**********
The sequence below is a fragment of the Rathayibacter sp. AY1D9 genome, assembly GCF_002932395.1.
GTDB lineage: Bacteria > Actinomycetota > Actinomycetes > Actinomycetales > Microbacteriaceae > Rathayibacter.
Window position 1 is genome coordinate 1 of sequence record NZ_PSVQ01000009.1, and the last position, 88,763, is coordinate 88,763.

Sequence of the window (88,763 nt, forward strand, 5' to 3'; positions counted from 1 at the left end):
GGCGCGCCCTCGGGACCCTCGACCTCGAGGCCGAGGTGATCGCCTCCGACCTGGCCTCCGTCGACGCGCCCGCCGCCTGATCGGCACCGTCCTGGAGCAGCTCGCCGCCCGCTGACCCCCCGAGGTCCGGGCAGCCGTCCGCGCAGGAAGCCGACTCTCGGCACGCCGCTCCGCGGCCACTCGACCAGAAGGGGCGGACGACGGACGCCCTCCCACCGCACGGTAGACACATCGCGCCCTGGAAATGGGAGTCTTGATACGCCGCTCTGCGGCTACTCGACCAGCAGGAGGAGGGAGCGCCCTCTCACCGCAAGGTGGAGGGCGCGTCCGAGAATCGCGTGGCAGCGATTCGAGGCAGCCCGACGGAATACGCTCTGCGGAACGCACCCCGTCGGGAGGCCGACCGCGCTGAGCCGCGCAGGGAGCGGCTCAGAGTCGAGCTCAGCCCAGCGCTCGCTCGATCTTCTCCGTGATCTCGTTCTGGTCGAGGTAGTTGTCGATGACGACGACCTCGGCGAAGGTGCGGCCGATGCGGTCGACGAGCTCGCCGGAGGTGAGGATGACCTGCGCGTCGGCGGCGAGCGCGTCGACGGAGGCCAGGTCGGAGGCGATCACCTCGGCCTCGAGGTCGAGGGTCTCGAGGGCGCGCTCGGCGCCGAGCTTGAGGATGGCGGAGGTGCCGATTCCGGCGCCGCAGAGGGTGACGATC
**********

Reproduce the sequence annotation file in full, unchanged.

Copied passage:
The sequence below is a fragment of the Rathayibacter sp. AY1D9 genome, assembly GCF_002932395.1.
GTDB lineage: Bacteria > Actinomycetota > Actinomycetes > Actinomycetales > Microbacteriaceae > Rathayibacter.
Window position 1 is genome coordinate 1 of sequence record NZ_PSVQ01000009.1, and the last position, 88,763, is coordinate 88,763.

Sequence of the window (88,763 nt, forward strand, 5' to 3'; positions counted from 1 at the left end):
GGCGCGCCCTCGGGACCCTCGACCTCGAGGCCGAGGTGATCGCCTCCGACCTGGCCTCCGTCGACGCGCCCGCCGCCTGATCGGCACCGTCCTGGAGCAGCTCGCCGCCCGCTGACCCCCCGAGGTCCGGGCAGCCGTCCGCGCAGGAAGCCGACTCTCGGCACGCCGCTCCGCGGCCACTCGACCAGAAGGGGCGGACGACGGACGCCCTCCCACCGCACGGTAGACACATCGCGCCCTGGAAATGGGAGTCTTGATACGCCGCTCTGCGGCTACTCGACCAGCAGGAGGAGGGAGCGCCCTCTCACCGCAAGGTGGAGGGCGCGTCCGAGAATCGCGTGGCAGCGATTCGAGGCAGCCCGACGGAATACGCTCTGCGGAACGCACCCCGTCGGGAGGCCGACCGCGCTGAGCCGCGCAGGGAGCGGCTCAGAGTCGAGCTCAGCCCAGCGCTCGCTCGATCTTCTCCGTGATCTCGTTCTGGTCGAGGTAGTTGTCGATGACGACGACCTCGGCGAAGGTGCGGCCGATGCGGTCGACGAGCTCGCCGGAGGTGAGGATGACCTGCGCGTCGGCGGCGAGCGCGTCGACGGAGGCCAGGTCGGAGGCGATCACCTCGGCCTCGAGGTCGAGGGTCTCGAGGGCGCGCTCGGCGCCGAGCTTGAGGATGGCGGAGGTGCCGATTCCGGCGCCGCAGAGGGTGACGATC